Working with Jack Antonoff (along with valuable side contributors such as beat-maker Frank Dukes and Frank Ocean producer Malay) was a healthier option for Lorde’s songwriting autonomy than signing up with Martin’s tracks-by-committee model. But there are influences through Antonoff—and Swift, who Antonoff’s worked with so closely—that seem not entirely like Lorde. The songs are never without her distinct touch, but the best tracks here, such as “The Louvre” and “Supercut,” map too directly, musically and in attitude (note the wry, half-spoken asides), to 1989 tracks like “Blank Space” and the Antonoff-produced “Out of the Woods.” Melodrama might be the most 1989-influenced major album since that juggernaut surfaced in 2014. But Lorde’s not the pop operator Swift is, and in some ways the febrile and minimalist arrangements she created with her New Zealand collaborator Joel Little gave her more expressive space, even if the songs were underdeveloped.
I should stress again that Melodrama is an extraordinary album. Every single song is worthwhile in context, and most of them are stirring and memorable. Given all the talk about the Beatles’ Sgt. Pepper’s in its 50th-anniversary month, notice how Melodrama likewise uses late-album, stage show–style reprises—of “Sober” and “Liability”—to reinforce its loose conceptual framework. The latter even offers a kind of closing summary: “Maybe the tears and the highs we breathe/ Maybe all this is the party/ Maybe we just do it violently,” a broad forgiveness extended to everyone going through similar self-recriminations. (Admittedly, the following closer, “Perfect Places,” is no “A Day in the Life,” but what is?)
Part of Melodrama’s magic is that Lorde’s royal “we”—her “Royals” we—has opened up. On Pure Heroine, it mostly meant her New Zealand crew, her “Team,” with its inner-suburb, nonconformist sensibility, but beyond that a more extensive, underground-youth “we” available to anyone who wanted to join up. Here it can also be the “we” of a romantic pair, or of several different romantic pairs, as well as the “we” of Lorde in “Liability,” when she sings (evoking Robyn) about dancing on her own, “swaying alone/ stroking her cheek.” It can even be a meta-“we” on “Sober II (Melodrama),” perhaps the POV of her and Antonoff together: “We told you this was Melodrama.”
On Pure Heroine, Lorde didn’t write love songs, because, as she said on her Tumblr page in 2013, “[I] just haven’t found a way of doing it which is powerful and innovative.” Looking back on that sentiment in a conversation last week with Tavi Gevinson on the Rookie podcast, she laughed, “Oh right, there was a time not that long ago when … that didn’t feel like the most enduring, complex puzzle in the world!” Maturity has provided new subjects, but Lorde remains willing to serve in part as the voice of her generation—or, to quote her producer’s life partner, “a voice, of a generation.”
I particularly love the way that the instrumental coda at the end of “The Louvre” summons up the riff from Bruce Springsteen’s “Born to Run,” with its masculine overtones of car engines and heedless romantic escape. Lorde’s take is a much more grounded, disillusioned account of “blow[ing] all my friendships/ to sit in hell with you”—yet also succumbs to her own version of riding through mansions of glory: “We’re the greatest/ They’ll hang us in the Louvre/ Down the back, but who cares?/ Still the Louvre.”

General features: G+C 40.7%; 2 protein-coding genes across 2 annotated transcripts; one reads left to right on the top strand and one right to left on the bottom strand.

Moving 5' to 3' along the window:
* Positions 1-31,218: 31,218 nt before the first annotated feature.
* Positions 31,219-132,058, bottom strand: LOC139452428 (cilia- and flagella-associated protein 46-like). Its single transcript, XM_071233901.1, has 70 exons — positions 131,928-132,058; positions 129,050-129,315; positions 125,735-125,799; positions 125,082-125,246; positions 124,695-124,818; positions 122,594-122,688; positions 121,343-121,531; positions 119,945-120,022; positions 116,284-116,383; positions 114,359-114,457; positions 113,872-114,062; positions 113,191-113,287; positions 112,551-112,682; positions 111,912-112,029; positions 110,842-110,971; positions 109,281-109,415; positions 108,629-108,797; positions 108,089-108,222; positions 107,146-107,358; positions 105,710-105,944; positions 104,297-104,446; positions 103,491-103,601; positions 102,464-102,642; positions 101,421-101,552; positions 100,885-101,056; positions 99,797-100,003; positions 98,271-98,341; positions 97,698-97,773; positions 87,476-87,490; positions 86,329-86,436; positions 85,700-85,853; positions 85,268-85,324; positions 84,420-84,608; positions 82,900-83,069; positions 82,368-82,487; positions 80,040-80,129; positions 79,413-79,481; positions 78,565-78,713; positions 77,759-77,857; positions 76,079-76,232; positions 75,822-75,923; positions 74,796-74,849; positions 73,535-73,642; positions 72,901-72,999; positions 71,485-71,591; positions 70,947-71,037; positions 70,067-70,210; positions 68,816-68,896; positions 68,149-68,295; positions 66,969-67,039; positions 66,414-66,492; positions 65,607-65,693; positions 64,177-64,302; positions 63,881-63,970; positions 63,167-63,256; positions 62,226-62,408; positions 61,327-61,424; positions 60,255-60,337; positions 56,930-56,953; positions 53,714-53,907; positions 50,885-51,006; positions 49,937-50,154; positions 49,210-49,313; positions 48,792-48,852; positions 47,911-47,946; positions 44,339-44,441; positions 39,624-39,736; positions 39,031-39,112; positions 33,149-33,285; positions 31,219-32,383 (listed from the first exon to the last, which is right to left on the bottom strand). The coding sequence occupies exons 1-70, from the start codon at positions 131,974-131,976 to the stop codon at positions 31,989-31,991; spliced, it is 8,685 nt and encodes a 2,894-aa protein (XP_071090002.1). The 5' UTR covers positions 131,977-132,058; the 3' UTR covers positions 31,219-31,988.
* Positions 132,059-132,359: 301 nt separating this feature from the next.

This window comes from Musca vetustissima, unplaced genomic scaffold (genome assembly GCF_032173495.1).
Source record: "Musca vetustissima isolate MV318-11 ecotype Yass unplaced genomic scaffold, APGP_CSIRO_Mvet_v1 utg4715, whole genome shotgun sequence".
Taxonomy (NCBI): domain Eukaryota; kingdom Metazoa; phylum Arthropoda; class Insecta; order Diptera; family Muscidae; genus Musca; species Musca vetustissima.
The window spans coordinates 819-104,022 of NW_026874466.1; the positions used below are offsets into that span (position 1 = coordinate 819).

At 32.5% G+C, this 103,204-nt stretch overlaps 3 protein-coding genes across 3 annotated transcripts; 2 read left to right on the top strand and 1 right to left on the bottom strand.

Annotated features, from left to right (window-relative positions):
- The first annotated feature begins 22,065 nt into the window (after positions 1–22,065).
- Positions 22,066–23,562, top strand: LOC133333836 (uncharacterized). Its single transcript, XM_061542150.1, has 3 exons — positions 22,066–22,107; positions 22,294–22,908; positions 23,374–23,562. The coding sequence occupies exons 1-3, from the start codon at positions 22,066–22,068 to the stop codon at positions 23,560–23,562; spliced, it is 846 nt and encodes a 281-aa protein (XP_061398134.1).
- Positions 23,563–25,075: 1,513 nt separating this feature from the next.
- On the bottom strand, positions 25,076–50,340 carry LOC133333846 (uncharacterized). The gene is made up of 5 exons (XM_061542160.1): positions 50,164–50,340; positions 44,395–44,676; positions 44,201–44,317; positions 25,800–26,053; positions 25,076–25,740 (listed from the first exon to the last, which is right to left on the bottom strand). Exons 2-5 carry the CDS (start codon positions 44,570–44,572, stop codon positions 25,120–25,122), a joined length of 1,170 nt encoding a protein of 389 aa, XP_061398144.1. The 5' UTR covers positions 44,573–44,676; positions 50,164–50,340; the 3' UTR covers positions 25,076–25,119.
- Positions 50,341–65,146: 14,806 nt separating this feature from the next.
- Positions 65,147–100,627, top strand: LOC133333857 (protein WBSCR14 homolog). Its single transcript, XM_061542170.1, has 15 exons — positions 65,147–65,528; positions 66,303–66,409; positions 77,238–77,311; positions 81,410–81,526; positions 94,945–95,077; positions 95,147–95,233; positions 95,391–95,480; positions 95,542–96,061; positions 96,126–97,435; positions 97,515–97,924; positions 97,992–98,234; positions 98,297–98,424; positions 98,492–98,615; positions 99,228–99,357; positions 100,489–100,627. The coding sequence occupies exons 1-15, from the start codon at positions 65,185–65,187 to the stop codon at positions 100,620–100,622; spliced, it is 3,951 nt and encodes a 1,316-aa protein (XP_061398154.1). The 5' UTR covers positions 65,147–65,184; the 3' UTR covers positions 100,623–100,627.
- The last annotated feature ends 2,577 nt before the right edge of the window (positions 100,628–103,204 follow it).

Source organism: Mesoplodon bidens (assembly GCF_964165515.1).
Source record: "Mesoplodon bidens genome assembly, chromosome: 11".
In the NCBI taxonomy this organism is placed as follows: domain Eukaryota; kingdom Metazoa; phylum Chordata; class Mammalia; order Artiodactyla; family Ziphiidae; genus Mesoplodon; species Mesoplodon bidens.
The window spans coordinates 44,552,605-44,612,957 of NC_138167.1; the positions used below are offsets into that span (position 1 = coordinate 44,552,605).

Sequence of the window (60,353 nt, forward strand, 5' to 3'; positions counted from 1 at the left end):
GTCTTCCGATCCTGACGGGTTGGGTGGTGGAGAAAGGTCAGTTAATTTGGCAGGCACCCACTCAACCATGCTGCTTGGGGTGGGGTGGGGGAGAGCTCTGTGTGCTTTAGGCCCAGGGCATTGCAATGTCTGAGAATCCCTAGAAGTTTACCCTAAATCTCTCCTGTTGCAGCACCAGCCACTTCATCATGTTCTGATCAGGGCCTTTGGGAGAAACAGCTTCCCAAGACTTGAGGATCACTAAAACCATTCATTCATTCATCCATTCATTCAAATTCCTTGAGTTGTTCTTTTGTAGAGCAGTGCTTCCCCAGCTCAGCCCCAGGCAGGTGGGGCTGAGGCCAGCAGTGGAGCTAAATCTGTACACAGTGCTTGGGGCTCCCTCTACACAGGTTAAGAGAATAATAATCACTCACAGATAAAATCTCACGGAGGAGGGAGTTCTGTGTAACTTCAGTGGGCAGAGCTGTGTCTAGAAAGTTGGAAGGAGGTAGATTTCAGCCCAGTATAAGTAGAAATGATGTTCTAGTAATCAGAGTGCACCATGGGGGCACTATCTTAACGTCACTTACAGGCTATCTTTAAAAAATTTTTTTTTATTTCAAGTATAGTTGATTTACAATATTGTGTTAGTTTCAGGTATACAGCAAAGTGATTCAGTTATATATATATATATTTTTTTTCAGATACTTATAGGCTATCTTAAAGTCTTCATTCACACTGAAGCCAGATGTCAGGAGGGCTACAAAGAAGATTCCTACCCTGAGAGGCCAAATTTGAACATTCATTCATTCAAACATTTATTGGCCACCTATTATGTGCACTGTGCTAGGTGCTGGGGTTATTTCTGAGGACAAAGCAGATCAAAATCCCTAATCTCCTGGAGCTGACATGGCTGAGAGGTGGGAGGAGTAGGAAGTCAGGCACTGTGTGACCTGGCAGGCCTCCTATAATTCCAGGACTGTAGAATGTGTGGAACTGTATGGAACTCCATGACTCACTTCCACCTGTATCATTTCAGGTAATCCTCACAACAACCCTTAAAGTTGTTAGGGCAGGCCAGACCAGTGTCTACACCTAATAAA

There lingers a trace of the anti-pop brattiness of Pure Heroine in the closing of the otherwise painfully exposed ballad “Liability” (where she rebukes her doubters by saying, “You’re all gonna watch me disappear into the sun”) and the line in “Perfect Places” when Lorde sings, “If they keep tellin’ me where to go/ I’ll blow my brains out to the radio,” which reminds me of Pure Heroine’s “I’m kind of over gettin’ told to throw my hands up in the air/ So there.” Watching her play arena shows today, one wonders whether that line ever haunts her when she’s trying to pump up a crowd.
The title Melodrama is partly teasing, as Lorde tells tales about her first big breakup (with a New Zealand photographer) and emotional group adventures. By turns it becomes more self-critical, as when she sings about “all of the things we’re taking/ ’cause we are young and we’re ashamed.” But she’s also invoking a form, what the scholar Lauren Berlant calls a segment of “women’s culture”—though Lorde is making a case for a specific young women’s variety—that suggests an “intimate public.” As Berlant puts it, it’s “a world of strangers who would be emotionally literate in each other’s experience of power, intimacy, desire, and discontent, with all that entails.”
Those forces are definitely, rousingly on display in Melodrama. But Berlant also argues there’s an exclusivity to any such intimate public—the partying teens and twentysomethings of this album are not worried about their house parties and drug experiments resulting in jail terms, and the “violence” Lorde relishes and rebukes is finally about hurt feelings and glass-smashing, not about being gunned down in the street. (Indeed, one of her erotic threats in “Writer” is “I’ll love you till you call the cops on me.”) Anytime you have someone eager to throw around the pronouns we or us, there’s a missing they and them, and those who lack Ella’s cultural privilege—as much as the more deserving olds and normals—are left out of Lorde’s narrative here.
It’s one of the virtues of pop that it has a way of juxtaposing, for instance, Katy Perry and Rihanna as peers and equals. Lorde hasn’t much to say about that. But when she reduces her world down to a microcosmic, subjective, internal explosion, that’s something every human can understand.